_N_. Place in the centre where a tree stands.
_O_. Palisade.
_P_. Dwellings of the Sieurs d'Orville, Champlain, and Champdoré.
_Q_. Dwelling of Sieur Boulay, and other artisans.
_R_. Dwelling where the Sieurs de Genestou, Sourin, and other artisans lived.
_T_. Dwelling of the Sieurs de Beaumont, la Motte Bourioli, and Fougeray.
_V_. Dwelling of our curate.
_X_. Other gardens.
_Y_. The river surrounding the island.
 * * * * *

While we were building our houses, Sieur de Monts despatched Captain Fouques in the vessel of Rossignol, [89] to find Pont Gravé at Canseau, in order to obtain for our settlement what supplies remained.

Some time after he had set out, there arrived a small barque of eight tons, in which was Du Glas of Honfleur, pilot of Pont Grave's vessel, bringing the Basque ship-masters, who had been captured by the above Pont Gravé [90] while engaged in the fur-trade, as we have stated. Sieur de Monts received them civilly, and sent them back by the above Du Glas to Pont Gravé, with orders for him to take the vessels he had captured to Rochelle, in order that justice might be done. Meanwhile, work on the houses went on vigorously and without cessation; the carpenters engaged on the storehouse and dwelling of Sieur de Monts, and the others each on his own house, as I was on mine, which I built with the assistance of some servants belonging to Sieur d'Orville and myself. It was forthwith completed, and Sieur de Monts lodged in it until his own was finished. An oven was also made, and a handmill for grinding our wheat, the working of which involved much trouble and labor to the most of us, since it was a toilsome operation. Some gardens were afterwards laid out, on the main land as well as on the island. Here many kinds of seeds were planted, which flourished very well on the main land, but not on the island, since there was only sand here, and the whole were burned up when the sun shone, although special pains were taken to water them.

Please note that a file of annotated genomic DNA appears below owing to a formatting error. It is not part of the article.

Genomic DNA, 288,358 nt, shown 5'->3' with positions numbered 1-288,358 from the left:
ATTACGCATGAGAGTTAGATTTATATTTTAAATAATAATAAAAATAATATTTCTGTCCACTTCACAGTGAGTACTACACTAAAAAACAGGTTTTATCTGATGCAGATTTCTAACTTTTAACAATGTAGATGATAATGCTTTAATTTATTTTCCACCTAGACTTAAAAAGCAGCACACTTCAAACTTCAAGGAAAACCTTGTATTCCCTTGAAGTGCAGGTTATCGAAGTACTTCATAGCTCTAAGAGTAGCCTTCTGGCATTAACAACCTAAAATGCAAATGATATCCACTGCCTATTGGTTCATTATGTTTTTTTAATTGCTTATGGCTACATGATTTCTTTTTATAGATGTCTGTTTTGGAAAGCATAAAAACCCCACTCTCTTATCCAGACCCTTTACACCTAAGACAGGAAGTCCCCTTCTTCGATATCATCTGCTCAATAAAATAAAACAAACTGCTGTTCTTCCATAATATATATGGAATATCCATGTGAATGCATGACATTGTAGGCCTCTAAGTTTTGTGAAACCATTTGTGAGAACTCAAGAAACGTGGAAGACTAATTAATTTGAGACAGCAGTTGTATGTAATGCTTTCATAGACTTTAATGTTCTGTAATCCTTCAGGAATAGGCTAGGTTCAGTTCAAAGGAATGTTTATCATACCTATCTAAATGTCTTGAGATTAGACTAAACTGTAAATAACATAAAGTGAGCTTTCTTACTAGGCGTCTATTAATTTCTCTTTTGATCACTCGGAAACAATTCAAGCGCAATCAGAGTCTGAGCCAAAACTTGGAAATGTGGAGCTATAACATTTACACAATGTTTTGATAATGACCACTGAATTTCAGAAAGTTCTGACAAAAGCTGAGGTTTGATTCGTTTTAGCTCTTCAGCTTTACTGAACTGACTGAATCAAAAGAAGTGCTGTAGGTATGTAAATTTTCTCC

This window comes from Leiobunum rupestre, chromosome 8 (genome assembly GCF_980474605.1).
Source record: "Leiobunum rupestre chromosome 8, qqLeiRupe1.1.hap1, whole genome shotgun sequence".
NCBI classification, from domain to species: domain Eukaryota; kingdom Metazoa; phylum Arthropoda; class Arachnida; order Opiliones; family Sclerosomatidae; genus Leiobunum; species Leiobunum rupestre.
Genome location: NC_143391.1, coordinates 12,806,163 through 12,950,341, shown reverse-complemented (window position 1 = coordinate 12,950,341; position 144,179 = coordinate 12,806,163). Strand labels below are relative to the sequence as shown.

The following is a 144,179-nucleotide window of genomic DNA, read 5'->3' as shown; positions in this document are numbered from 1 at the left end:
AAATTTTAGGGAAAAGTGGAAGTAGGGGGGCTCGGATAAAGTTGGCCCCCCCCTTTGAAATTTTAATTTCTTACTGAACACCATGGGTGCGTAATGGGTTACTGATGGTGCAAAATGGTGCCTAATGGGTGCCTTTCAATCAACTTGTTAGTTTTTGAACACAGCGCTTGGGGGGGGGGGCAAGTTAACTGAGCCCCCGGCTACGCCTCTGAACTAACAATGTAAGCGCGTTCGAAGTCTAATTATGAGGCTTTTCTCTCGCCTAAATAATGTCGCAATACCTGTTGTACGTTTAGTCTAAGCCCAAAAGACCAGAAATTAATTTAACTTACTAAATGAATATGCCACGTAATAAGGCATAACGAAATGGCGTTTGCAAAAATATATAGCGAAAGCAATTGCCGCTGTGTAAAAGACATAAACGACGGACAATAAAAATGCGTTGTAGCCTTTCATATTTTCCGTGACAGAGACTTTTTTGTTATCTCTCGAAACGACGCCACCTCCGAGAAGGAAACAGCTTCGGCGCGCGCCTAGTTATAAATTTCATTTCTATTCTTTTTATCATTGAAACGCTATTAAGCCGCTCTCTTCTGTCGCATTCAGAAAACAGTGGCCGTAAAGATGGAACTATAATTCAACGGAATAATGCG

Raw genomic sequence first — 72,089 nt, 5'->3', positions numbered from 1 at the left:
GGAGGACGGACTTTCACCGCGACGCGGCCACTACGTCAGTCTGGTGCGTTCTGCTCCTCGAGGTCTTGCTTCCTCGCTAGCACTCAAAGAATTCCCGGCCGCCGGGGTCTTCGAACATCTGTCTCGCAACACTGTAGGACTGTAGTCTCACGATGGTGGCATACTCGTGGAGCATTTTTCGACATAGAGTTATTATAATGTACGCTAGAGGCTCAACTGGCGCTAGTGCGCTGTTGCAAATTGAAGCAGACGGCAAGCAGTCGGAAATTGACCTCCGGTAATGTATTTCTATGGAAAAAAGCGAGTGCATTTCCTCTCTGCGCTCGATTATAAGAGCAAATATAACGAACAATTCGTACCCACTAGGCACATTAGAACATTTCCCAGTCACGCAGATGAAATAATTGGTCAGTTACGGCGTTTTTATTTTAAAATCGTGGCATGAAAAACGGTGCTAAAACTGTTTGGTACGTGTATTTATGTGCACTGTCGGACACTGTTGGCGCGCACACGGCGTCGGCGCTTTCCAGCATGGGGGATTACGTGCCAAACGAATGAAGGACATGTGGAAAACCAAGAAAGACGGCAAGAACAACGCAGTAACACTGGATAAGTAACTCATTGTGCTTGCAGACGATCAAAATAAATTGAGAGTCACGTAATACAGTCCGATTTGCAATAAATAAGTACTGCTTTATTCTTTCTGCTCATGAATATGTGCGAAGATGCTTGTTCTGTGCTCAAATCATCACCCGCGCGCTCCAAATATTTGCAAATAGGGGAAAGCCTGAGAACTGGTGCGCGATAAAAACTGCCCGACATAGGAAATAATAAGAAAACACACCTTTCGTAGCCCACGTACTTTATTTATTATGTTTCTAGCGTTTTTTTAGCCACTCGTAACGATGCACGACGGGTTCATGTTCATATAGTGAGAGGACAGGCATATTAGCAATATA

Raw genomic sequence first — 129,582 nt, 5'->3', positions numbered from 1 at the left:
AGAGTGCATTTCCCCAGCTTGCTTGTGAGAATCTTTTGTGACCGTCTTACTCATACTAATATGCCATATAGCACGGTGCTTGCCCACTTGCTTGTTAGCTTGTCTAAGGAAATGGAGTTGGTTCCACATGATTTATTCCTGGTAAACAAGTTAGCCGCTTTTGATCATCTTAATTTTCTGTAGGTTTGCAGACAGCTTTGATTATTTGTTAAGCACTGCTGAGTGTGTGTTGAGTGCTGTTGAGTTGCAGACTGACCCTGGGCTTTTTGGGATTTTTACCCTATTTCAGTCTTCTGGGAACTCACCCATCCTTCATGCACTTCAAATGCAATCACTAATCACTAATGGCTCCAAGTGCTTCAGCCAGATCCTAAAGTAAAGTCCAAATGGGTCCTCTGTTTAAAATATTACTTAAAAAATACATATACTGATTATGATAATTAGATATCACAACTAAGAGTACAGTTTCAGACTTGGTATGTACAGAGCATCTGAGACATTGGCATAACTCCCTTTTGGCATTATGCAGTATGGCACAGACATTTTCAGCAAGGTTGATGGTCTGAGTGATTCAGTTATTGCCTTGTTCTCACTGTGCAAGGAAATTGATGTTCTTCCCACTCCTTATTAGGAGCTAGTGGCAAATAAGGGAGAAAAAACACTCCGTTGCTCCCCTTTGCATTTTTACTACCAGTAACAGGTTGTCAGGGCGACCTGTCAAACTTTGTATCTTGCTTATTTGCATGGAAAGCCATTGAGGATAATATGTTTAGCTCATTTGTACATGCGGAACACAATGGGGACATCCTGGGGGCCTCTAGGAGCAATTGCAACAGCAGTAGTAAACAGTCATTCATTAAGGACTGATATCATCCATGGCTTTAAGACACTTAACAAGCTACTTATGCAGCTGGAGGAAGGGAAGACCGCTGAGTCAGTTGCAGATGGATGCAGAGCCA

Some days after, Sieur de Monts determined to ascertain where the mine of pure copper was which we had searched for so much. With this object in view, he despatched me together with a savage named Messamoüet, who asserted that he knew the place well. I set out in a small barque of five or six tons, with nine sailors. Some eight leagues from the island, towards the river St. John, we found a mine of copper which was not pure, yet good according to the report of the miner, who said that it would yield eighteen per cent. Farther on we found others inferior to this. When we reached the place where we supposed that was which we were hunting for, the savage could not find it, so that it was necessary to come back, leaving the search for another time.